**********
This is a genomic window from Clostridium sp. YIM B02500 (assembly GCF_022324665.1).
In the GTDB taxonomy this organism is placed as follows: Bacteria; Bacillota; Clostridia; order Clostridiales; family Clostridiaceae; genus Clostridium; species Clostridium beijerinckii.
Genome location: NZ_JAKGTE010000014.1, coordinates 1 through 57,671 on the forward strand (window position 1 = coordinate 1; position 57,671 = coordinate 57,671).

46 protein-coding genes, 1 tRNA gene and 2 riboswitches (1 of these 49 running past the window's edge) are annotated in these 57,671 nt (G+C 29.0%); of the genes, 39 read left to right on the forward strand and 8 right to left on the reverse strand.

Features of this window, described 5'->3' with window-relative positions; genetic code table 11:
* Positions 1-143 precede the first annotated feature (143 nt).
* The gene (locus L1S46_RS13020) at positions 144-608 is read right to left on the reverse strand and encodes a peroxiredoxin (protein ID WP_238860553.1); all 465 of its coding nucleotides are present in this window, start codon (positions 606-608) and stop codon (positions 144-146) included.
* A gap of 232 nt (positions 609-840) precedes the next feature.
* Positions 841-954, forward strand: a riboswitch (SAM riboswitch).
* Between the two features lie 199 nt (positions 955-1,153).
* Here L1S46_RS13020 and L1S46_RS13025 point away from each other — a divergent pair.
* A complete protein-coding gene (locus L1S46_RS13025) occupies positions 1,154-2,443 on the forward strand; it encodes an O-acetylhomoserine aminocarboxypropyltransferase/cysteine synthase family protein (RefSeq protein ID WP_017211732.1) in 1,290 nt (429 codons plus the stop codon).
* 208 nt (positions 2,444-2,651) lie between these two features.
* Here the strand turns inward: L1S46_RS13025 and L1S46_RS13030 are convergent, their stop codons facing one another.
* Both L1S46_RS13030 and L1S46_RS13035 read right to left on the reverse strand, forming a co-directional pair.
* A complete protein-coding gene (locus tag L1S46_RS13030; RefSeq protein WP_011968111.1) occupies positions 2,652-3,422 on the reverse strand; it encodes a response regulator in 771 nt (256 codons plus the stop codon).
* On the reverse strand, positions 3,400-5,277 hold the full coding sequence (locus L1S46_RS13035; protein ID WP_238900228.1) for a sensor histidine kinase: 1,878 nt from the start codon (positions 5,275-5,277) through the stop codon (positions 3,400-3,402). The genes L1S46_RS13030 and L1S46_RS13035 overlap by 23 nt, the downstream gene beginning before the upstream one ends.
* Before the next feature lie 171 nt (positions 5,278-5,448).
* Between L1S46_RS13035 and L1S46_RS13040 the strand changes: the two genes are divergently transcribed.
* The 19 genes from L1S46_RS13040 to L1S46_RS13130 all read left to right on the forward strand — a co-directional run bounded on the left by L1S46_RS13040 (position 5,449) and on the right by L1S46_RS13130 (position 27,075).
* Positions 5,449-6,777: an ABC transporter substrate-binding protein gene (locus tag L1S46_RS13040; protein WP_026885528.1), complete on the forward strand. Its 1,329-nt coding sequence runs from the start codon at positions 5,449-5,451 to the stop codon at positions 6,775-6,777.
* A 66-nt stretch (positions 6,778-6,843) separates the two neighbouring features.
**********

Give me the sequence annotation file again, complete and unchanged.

This is a genomic window from Clostridium sp. YIM B02500 (assembly GCF_022324665.1).
In the GTDB taxonomy this organism is placed as follows: Bacteria; Bacillota; Clostridia; order Clostridiales; family Clostridiaceae; genus Clostridium; species Clostridium beijerinckii.
Genome location: NZ_JAKGTE010000014.1, coordinates 1 through 57,671 on the forward strand (window position 1 = coordinate 1; position 57,671 = coordinate 57,671).

46 protein-coding genes, 1 tRNA gene and 2 riboswitches (1 of these 49 running past the window's edge) are annotated in these 57,671 nt (G+C 29.0%); of the genes, 39 read left to right on the forward strand and 8 right to left on the reverse strand.

Features of this window, described 5'->3' with window-relative positions; genetic code table 11:
* Positions 1-143 precede the first annotated feature (143 nt).
* The gene (locus L1S46_RS13020) at positions 144-608 is read right to left on the reverse strand and encodes a peroxiredoxin (protein ID WP_238860553.1); all 465 of its coding nucleotides are present in this window, start codon (positions 606-608) and stop codon (positions 144-146) included.
* A gap of 232 nt (positions 609-840) precedes the next feature.
* Positions 841-954, forward strand: a riboswitch (SAM riboswitch).
* Between the two features lie 199 nt (positions 955-1,153).
* Here L1S46_RS13020 and L1S46_RS13025 point away from each other — a divergent pair.
* A complete protein-coding gene (locus L1S46_RS13025) occupies positions 1,154-2,443 on the forward strand; it encodes an O-acetylhomoserine aminocarboxypropyltransferase/cysteine synthase family protein (RefSeq protein ID WP_017211732.1) in 1,290 nt (429 codons plus the stop codon).
* 208 nt (positions 2,444-2,651) lie between these two features.
* Here the strand turns inward: L1S46_RS13025 and L1S46_RS13030 are convergent, their stop codons facing one another.
* Both L1S46_RS13030 and L1S46_RS13035 read right to left on the reverse strand, forming a co-directional pair.
* A complete protein-coding gene (locus tag L1S46_RS13030; RefSeq protein WP_011968111.1) occupies positions 2,652-3,422 on the reverse strand; it encodes a response regulator in 771 nt (256 codons plus the stop codon).
* On the reverse strand, positions 3,400-5,277 hold the full coding sequence (locus L1S46_RS13035; protein ID WP_238900228.1) for a sensor histidine kinase: 1,878 nt from the start codon (positions 5,275-5,277) through the stop codon (positions 3,400-3,402). The genes L1S46_RS13030 and L1S46_RS13035 overlap by 23 nt, the downstream gene beginning before the upstream one ends.
* Before the next feature lie 171 nt (positions 5,278-5,448).
* Between L1S46_RS13035 and L1S46_RS13040 the strand changes: the two genes are divergently transcribed.
* The 19 genes from L1S46_RS13040 to L1S46_RS13130 all read left to right on the forward strand — a co-directional run bounded on the left by L1S46_RS13040 (position 5,449) and on the right by L1S46_RS13130 (position 27,075).
* Positions 5,449-6,777: an ABC transporter substrate-binding protein gene (locus tag L1S46_RS13040; protein WP_026885528.1), complete on the forward strand. Its 1,329-nt coding sequence runs from the start codon at positions 5,449-5,451 to the stop codon at positions 6,775-6,777.
* A 66-nt stretch (positions 6,778-6,843) separates the two neighbouring features.